Communities Against a Radioactive Environment
Tri-Valley CAREs' Executive Director Marylia Kelley and long-time member Joanne Dean-Freemire spent the early part of May 2010 at the UN in New York City, participating on our members' behalf at the Non-Proliferation Treaty (NPT) review conference (held every 5 years). The NPT remains the "cornerstone" of international disarmament and nonproliferation efforts, and, the 2010 conference was especially important following the widely acknowledged failure to achieve progress towards disarmament goals at the 2005 review.
In the days before the 2010 review conference opened, non-governmental organizations (NGOs) from around the world gathered for their own conference to share information, strategize, and come up with NGO goals for the pending review, the larger NPT framework, and the future of citizen action to achieve global nuclear disarmament. Highlights of the NGO conference included amazing plenary sessions and workshops with NGO experts and a keynote address by UN Secretary-General Ban Ki-moon.
On May 1, Marylia Kelley presented at the NGO conference at a panel on "Modernization of Nuclear Weapons Complexes." Marylia and Christopher Paine of the Natural Resources Defense Council and Jay Coghlan of Nuclear Watch New Mexico addressed the contradiction between the Obama Administration's stated nuclear disarmament goals and its planned build up of the U.S. nuclear weapons budget and weapons production complex. They were joined by French physicist and disarmament activist Dominique Lalanne, who outlined the steps France is taking to modernize its weapons complex and arsenal.
On Sunday, May 2, the NGO conference was followed by a spirited rally of ten thousand to twenty-five thousand participants from the U.S. and around the world, including several thousand from Japan. All were united by the theme, "For a Nuclear Free, Peaceful, Just and Sustainable World." Joanne and Marylia proudly marched with a small Tri-Valley CAREs banner to represent all of our members and supporters.
Tri-Valley CAREs has NGO accreditation at the UN, and, so, bright and early Monday morning, May 3, Joanne and Marylia received their badges and began their efforts to observe the NPT proceedings, speak with various nations' delegations, and ultimately, influence the review conference to ensure progress toward disarmament.
It was a whirlwind first week at the review conference. Each morning, Marylia participated in an NGO roundtable, hosted by Abolition 2000, an international network formed by Tri-Valley CAREs and numerous colleague groups at the NPT review and extension conference in 1995. The roundtables focused on NPT Article 6 disarmament obligations, the problematic Article 4 (stating an "inalienable right" to nuclear technology for peaceful purposes), getting U.S. nuclear weapons out of Europe, negotiating a Nuclear Weapons Convention with a time-bound framework for eliminating nuclear arsenals (missing from Article 6) - and more.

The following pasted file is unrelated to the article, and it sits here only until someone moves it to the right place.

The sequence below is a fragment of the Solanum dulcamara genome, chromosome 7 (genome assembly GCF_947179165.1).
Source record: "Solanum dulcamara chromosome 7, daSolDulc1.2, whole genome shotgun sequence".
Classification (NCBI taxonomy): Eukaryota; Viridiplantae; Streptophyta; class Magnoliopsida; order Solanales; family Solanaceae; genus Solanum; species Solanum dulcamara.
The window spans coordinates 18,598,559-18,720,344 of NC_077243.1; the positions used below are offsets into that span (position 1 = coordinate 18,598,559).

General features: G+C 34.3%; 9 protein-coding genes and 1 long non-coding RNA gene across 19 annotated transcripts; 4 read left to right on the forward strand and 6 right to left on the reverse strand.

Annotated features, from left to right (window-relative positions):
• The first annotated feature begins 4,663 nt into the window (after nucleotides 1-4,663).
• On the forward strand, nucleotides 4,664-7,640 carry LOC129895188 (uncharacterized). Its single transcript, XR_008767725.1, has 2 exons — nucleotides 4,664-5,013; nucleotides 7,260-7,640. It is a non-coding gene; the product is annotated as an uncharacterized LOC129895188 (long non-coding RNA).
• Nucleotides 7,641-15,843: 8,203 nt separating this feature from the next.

Following the early morning roundtables, our friends at the Women's International League for Peace and Freedom, Reaching Critical Will project, organized 9 AM sessions with diplomats, including from Ireland, Egypt, and the U.S. These hour-long sessions provided for an exceptional level of dialogue between Ambassadors and key staff and the NGO community.
Additionally, each day, Marylia and Joanne attended NPT review conference proceedings on the floor of the UN, participated in sessions set up by various countries to proclaim their recent activities to comply with the NPT (including by Russia and the U.S.), and met one-on-one with states parties to the NPT.
In numerous venues, your Tri-Valley CAREs team addressed the incompatibility of revitalizing the U.S. infrastructure to produce new and modified nuclear weapons and NPT compliance. Many countries' Ambassadors and diplomats were aware of (and concerned by) this situation. The non-aligned movement countries addressed the issue directly, while others said they would follow up and discuss this incompatibility with the U.S. in other venues.
And, the thousand-plus disarmament petitions gathered by Tri-Valley CAREs members and friends were put with those from around the world and delivered at the UN. The result was an astonishing 12 million gathered worldwide.
The NPT review conference culminated with a �Final Consensus Document� that, in our view, demonstrated the influence of the NGO community on the process. However, the document also displays the tensions brought by various states parties to the Treaty (including but not limited to the U.S.) that hinder disarmament goals. Given that the 2005 NPT review conference broke down and did not result in any consensus document, this 2010 document is a positive sign. However, whether it will result in concrete action toward nuclear disarmament remains a challenge.
In conclusion, there is much work still to be done. Your team at Tri-Valley CAREs is committed to conducting follow up activities, and to achieving the overarching goal of a nuclear weapons free world for our generation (yes, we can) and all generations to come.
Watch for more on the NPT review conference in our upcoming summer 2010 newsletter. And, please check out the links below.
For more on the NPT review conference:
Click here to read a guide to the NPT review conference with useful background on the NPT
Click here to read the NGO roundtable Statement on Article 6 of the NPT
Click here to read the NGO roundtable Statement on Nuclear Power and the NPT
Click here to read the Final Consensus Document of the States Parties to the Treaty
For more on the NGO conference and rally that preceded the review conference:
Click here to read Ban Ki-moon's Address to the NGO conference
Click here for more on the NGO conference
Click here for a news article on the rally by the Japanese press